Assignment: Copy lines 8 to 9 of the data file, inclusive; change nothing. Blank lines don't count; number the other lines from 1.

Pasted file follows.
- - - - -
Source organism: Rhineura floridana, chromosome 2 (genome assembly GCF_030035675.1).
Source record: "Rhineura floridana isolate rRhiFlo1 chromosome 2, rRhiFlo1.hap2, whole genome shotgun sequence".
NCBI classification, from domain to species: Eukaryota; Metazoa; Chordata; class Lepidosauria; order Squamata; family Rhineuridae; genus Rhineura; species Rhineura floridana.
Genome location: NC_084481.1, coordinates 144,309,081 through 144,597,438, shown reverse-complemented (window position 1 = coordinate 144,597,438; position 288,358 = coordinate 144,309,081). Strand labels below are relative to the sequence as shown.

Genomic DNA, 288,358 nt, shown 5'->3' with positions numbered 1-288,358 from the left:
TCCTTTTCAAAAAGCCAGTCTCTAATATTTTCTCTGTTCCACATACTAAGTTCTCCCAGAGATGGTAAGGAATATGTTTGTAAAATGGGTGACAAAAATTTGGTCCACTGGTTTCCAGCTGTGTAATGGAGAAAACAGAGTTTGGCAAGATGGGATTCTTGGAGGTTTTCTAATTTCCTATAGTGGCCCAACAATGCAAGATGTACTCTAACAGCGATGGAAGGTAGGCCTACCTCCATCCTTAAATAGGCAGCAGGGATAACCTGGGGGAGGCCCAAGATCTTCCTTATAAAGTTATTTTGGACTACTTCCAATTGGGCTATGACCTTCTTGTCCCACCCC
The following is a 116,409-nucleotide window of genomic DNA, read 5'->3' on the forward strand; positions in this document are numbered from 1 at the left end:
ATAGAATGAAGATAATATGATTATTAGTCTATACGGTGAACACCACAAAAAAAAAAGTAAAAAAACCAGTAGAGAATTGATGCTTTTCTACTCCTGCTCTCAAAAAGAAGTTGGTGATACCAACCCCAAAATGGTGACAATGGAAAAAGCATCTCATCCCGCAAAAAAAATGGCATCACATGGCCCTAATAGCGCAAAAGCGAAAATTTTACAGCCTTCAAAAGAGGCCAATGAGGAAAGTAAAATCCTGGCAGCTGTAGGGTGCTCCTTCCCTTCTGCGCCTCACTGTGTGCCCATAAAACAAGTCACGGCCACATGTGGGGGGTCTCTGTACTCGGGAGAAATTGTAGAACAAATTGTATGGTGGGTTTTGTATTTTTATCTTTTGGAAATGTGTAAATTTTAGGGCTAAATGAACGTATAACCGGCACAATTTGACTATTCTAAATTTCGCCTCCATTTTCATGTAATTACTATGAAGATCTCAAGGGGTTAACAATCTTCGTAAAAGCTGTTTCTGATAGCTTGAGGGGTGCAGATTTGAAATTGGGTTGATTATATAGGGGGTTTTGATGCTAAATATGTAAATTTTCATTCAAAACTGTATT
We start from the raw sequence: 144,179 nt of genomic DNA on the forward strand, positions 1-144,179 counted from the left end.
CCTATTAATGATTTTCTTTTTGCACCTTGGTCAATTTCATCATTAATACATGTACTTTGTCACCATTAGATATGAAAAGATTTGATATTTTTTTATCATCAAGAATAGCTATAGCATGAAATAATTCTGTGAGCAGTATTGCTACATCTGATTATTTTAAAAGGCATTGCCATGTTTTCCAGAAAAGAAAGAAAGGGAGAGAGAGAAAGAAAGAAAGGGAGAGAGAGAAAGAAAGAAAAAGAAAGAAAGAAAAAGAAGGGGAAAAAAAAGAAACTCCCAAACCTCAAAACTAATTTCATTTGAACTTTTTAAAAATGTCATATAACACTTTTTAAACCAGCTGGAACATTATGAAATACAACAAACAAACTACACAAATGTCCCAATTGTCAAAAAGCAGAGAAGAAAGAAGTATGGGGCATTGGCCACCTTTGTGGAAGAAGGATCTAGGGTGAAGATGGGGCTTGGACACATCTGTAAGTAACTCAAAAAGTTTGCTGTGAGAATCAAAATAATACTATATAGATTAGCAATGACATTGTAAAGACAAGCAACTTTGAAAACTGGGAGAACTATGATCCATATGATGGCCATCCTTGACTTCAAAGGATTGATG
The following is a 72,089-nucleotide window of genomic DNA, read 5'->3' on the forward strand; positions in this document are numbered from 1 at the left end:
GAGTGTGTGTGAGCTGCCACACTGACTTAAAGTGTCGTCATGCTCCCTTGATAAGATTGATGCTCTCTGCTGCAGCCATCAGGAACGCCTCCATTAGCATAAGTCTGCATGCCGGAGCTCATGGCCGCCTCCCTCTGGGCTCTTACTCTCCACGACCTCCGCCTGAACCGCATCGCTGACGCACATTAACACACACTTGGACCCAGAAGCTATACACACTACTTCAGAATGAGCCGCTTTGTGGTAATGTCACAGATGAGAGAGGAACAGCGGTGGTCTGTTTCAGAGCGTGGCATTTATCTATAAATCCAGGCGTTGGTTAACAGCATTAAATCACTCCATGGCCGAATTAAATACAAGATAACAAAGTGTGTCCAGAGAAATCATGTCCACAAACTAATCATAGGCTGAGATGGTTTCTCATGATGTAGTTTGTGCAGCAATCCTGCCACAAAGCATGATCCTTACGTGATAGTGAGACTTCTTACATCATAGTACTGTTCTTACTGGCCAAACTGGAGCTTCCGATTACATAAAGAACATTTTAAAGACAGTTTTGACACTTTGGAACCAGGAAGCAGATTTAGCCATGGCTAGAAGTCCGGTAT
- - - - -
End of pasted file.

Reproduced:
ATAGAATGAAGATAATATGATTATTAGTCTATACGGTGAACACCACAAAAAAAAAAGTAAAAAAACCAGTAGAGAATTGATGCTTTTCTACTCCTGCTCTCAAAAAGAAGTTGGTGATACCAACCCCAAAATGGTGACAATGGAAAAAGCATCTCATCCCGCAAAAAAAATGGCATCACATGGCCCTAATAGCGCAAAAGCGAAAATTTTACAGCCTTCAAAAGAGGCCAATGAGGAAAGTAAAATCCTGGCAGCTGTAGGGTGCTCCTTCCCTTCTGCGCCTCACTGTGTGCCCATAAAACAAGTCACGGCCACATGTGGGGGGTCTCTGTACTCGGGAGAAATTGTAGAACAAATTGTATGGTGGGTTTTGTATTTTTATCTTTTGGAAATGTGTAAATTTTAGGGCTAAATGAACGTATAACCGGCACAATTTGACTATTCTAAATTTCGCCTCCATTTTCATGTAATTACTATGAAGATCTCAAGGGGTTAACAATCTTCGTAAAAGCTGTTTCTGATAGCTTGAGGGGTGCAGATTTGAAATTGGGTTGATTATATAGGGGGTTTTGATGCTAAATATGTAAATTTTCATTCAAAACTGTATT
We start from the raw sequence: 144,179 nt of genomic DNA on the forward strand, positions 1-144,179 counted from the left end.